Tycho's character was frankly curious. He was, above all, an aristocrat, and very conscious of it; in his youth he had part of his nose sliced off in a duel, and made himself a new one out of gold, silver and wax; his observatory at Hven contained unusual features, such as a prison; and his retinue included a pet dwarf. He was cordially hated by the islanders, and eventually he was forced to leave Denmark to end his days in what is now Czechoslovakia. But his skill was never in doubt, and John Louis Emil Dreyer had a tremendous and justified admiration for him.

More will be said about Dreyer's historical researches later. Meanwhile, it is worth noting that in his early days he received great encouragement from the astronomers at Copenhagen Observatory, H. d'Arrest and (particularly) Schjellerup; when he was eighteen he was even given his own key to the Observatory so that he could use the instruments there at any time. He entered the University, and gaineded his Doctorate of Philosophy. His first astronomical paper, "On the Orbit of the First Comet of 1870", was published in the Astronomische Nachrichten for 1872. It was the forerunner of many.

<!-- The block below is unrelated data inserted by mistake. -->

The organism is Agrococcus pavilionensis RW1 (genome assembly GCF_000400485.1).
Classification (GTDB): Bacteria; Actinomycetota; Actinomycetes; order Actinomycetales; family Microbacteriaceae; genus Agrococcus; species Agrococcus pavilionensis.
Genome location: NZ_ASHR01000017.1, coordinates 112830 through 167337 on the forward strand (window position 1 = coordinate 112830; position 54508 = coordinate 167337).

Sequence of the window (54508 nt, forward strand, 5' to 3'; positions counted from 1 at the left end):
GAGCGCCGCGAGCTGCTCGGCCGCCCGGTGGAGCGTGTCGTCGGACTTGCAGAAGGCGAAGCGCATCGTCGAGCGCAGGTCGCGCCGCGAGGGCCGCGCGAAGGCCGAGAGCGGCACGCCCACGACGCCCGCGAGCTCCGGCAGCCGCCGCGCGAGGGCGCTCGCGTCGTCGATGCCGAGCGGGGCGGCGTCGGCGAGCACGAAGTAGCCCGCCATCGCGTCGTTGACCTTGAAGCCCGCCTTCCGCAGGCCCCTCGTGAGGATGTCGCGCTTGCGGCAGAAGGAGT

In 1874 he received an intriguing offer. Dr. Copeland, Lord Rosse's assistant at Birr Castle, resigned to become Astronomer Royal of Scotland, and Dreyer was invited to take his place. The chance was too good to turn down, and Dreyer left Denmark; in fact, he never again lived in his native country. He arrived at Birr, and until 1878 he used the 72-inch Rosse reflector, then the most powerful telescope in the world. In the main, he concentrated upon studies of clusters and nebulae, and some of his drawings were of the highest quality. (Of course, this was before the days of detailed astronomical photography, though the photographic era was just beginning.) During his period at Birr, Dreyer published his first major contribution to astronomical science - a supplement to Sir John Herschel's catalogue of nebulae and clusters54, which proved to be the forerunner of his own classic New General Catalogue. It must have been with inward regrets that he moved, in 1878, to succeed Burton as assistant at the Dunsink Observatory. Here he was in charge of the meridian circle, and made many observations before he made his next and, as it proved, final move to a new appointment. His ability and personal merits made him an obvious choice for the directorship at Armagh, and a few months after Robinson's death he accepted the position, though because of necessary repairs to the dwelling-house he did not actually move in until 31 August 1882.